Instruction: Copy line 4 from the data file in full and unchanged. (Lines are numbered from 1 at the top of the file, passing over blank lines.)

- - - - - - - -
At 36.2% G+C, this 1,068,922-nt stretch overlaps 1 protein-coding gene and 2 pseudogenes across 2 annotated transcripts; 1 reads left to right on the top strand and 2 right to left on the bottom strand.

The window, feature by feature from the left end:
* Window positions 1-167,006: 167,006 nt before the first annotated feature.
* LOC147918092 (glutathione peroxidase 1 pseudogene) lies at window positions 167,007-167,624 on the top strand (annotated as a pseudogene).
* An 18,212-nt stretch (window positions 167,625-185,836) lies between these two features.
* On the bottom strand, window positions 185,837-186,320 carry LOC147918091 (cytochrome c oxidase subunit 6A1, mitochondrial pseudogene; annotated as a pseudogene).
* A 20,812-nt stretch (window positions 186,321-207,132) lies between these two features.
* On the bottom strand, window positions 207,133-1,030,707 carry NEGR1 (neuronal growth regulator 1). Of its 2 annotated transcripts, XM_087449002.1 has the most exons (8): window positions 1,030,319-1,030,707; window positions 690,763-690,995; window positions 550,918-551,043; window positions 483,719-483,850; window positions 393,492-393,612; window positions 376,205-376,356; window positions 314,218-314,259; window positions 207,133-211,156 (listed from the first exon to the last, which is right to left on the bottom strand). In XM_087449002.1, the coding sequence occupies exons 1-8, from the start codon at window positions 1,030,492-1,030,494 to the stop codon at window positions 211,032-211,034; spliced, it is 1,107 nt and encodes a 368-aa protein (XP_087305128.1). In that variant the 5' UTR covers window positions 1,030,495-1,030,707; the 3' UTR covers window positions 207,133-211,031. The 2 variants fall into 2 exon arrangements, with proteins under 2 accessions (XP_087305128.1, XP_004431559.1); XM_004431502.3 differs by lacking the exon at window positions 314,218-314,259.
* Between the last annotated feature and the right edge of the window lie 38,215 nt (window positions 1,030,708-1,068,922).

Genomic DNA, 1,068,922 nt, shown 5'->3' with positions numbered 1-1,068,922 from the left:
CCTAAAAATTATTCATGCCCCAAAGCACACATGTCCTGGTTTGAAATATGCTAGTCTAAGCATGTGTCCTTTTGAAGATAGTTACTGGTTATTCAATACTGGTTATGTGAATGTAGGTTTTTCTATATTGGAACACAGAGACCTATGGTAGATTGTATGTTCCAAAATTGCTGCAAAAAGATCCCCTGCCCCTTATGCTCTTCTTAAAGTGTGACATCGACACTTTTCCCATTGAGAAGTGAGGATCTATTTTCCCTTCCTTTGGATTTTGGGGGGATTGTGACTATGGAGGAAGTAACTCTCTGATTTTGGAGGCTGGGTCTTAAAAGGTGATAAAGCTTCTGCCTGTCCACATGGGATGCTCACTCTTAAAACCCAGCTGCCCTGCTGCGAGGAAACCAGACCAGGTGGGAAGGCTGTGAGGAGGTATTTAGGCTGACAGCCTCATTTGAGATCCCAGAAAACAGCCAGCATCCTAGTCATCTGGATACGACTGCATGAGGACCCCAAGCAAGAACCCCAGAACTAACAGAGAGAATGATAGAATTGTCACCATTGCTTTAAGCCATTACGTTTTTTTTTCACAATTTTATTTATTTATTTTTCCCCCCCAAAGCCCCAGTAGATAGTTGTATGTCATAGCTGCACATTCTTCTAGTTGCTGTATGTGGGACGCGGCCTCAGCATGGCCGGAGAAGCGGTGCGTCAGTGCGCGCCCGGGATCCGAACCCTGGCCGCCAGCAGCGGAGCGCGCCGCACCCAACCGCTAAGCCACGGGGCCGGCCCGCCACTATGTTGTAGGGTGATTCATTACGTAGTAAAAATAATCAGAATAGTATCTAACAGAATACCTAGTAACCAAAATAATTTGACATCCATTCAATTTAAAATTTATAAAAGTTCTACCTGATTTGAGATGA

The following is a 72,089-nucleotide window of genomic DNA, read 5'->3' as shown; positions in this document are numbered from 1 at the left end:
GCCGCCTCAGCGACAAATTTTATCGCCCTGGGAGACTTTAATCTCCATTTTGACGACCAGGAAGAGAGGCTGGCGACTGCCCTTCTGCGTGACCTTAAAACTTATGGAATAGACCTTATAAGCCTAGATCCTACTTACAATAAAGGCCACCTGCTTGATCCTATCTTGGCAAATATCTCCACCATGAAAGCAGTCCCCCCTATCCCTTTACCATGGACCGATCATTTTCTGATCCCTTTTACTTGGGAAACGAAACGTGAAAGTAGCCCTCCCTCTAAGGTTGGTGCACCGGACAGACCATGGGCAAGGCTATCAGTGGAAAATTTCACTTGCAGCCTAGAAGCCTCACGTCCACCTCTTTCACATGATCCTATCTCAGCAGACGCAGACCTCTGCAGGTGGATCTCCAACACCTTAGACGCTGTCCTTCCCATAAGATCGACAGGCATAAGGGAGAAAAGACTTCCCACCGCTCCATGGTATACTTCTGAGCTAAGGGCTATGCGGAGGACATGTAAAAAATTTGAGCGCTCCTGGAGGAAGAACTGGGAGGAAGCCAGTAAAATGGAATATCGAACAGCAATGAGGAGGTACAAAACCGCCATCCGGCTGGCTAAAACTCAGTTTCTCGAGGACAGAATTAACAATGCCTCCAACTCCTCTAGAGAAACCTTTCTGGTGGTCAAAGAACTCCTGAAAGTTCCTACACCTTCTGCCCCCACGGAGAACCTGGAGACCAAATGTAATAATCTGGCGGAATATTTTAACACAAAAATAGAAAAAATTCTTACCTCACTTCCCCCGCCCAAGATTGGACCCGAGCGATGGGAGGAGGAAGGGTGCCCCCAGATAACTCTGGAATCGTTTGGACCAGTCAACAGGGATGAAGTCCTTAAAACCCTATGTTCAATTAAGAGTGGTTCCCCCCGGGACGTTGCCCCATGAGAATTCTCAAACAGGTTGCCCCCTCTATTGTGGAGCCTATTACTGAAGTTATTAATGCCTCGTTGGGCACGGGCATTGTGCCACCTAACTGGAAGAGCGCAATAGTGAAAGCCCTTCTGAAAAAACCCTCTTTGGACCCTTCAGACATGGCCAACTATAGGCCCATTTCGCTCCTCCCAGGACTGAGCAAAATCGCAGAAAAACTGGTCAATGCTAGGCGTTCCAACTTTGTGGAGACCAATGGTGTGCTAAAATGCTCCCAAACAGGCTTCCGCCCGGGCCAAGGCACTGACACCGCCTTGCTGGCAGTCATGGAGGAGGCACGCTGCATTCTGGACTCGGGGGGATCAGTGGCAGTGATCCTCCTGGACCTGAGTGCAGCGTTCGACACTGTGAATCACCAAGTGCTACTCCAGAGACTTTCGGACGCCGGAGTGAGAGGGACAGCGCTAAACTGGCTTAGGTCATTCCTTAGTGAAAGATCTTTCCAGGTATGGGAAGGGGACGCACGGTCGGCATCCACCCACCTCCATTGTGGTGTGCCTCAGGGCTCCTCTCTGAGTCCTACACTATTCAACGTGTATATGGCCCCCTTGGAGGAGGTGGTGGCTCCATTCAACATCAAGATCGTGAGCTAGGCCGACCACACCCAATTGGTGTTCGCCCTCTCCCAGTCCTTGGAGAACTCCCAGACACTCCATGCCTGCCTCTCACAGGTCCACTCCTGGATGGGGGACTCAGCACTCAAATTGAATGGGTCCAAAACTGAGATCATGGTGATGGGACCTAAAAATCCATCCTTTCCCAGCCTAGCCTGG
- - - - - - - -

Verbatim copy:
* LOC147918092 (glutathione peroxidase 1 pseudogene) lies at window positions 167,007-167,624 on the top strand (annotated as a pseudogene).